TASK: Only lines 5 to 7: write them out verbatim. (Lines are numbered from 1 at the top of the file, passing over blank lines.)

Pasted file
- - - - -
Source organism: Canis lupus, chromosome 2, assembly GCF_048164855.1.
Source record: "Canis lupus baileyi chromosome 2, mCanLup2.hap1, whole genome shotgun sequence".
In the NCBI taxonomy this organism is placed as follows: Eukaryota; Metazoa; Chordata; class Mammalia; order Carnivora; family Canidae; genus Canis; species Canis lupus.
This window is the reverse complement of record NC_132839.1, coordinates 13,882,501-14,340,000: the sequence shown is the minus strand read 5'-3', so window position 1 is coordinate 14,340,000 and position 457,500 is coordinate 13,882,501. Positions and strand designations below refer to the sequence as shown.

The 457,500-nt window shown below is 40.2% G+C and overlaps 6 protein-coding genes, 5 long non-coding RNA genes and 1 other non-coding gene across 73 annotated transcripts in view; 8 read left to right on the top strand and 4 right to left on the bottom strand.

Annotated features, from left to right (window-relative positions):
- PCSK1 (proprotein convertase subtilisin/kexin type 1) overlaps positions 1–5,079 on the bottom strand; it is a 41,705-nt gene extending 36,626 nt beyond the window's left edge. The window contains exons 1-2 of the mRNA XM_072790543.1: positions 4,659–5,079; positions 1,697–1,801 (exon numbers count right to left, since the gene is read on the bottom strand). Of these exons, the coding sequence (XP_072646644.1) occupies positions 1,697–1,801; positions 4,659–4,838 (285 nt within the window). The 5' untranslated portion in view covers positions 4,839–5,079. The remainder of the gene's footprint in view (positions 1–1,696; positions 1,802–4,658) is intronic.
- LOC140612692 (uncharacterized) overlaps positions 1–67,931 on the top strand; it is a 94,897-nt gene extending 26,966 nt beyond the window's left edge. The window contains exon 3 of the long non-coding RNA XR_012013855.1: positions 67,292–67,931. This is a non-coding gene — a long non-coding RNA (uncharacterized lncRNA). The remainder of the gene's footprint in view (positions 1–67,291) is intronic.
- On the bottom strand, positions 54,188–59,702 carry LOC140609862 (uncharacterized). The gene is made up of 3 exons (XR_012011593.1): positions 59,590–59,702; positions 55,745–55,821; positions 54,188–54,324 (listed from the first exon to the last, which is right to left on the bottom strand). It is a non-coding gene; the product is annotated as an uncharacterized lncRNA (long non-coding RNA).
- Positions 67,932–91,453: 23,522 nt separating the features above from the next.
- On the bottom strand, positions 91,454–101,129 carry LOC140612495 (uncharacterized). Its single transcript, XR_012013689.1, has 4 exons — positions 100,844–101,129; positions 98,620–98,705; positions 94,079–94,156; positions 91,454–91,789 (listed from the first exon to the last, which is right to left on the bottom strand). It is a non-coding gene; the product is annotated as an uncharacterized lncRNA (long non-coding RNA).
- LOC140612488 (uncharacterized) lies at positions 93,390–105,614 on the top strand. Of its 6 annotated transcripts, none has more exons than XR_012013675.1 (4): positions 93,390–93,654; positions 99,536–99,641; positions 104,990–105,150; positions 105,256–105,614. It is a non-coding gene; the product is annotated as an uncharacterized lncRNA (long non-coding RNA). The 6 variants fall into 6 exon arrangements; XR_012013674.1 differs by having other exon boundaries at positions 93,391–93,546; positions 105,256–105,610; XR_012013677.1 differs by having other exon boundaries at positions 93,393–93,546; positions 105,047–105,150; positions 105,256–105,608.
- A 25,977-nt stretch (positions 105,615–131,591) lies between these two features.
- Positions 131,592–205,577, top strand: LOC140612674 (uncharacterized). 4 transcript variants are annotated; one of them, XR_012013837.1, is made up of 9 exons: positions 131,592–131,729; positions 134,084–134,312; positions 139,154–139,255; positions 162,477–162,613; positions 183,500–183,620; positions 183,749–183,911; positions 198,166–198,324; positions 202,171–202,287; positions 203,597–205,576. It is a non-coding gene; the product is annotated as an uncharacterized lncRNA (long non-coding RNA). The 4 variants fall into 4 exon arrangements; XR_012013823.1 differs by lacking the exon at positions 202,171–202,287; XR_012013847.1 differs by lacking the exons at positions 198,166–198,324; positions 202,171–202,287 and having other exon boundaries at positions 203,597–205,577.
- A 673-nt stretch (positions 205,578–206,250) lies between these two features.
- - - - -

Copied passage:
The 457,500-nt window shown below is 40.2% G+C and overlaps 6 protein-coding genes, 5 long non-coding RNA genes and 1 other non-coding gene across 73 annotated transcripts in view; 8 read left to right on the top strand and 4 right to left on the bottom strand.

Annotated features, from left to right (window-relative positions):
- PCSK1 (proprotein convertase subtilisin/kexin type 1) overlaps positions 1–5,079 on the bottom strand; it is a 41,705-nt gene extending 36,626 nt beyond the window's left edge. The window contains exons 1-2 of the mRNA XM_072790543.1: positions 4,659–5,079; positions 1,697–1,801 (exon numbers count right to left, since the gene is read on the bottom strand). Of these exons, the coding sequence (XP_072646644.1) occupies positions 1,697–1,801; positions 4,659–4,838 (285 nt within the window). The 5' untranslated portion in view covers positions 4,839–5,079. The remainder of the gene's footprint in view (positions 1–1,696; positions 1,802–4,658) is intronic.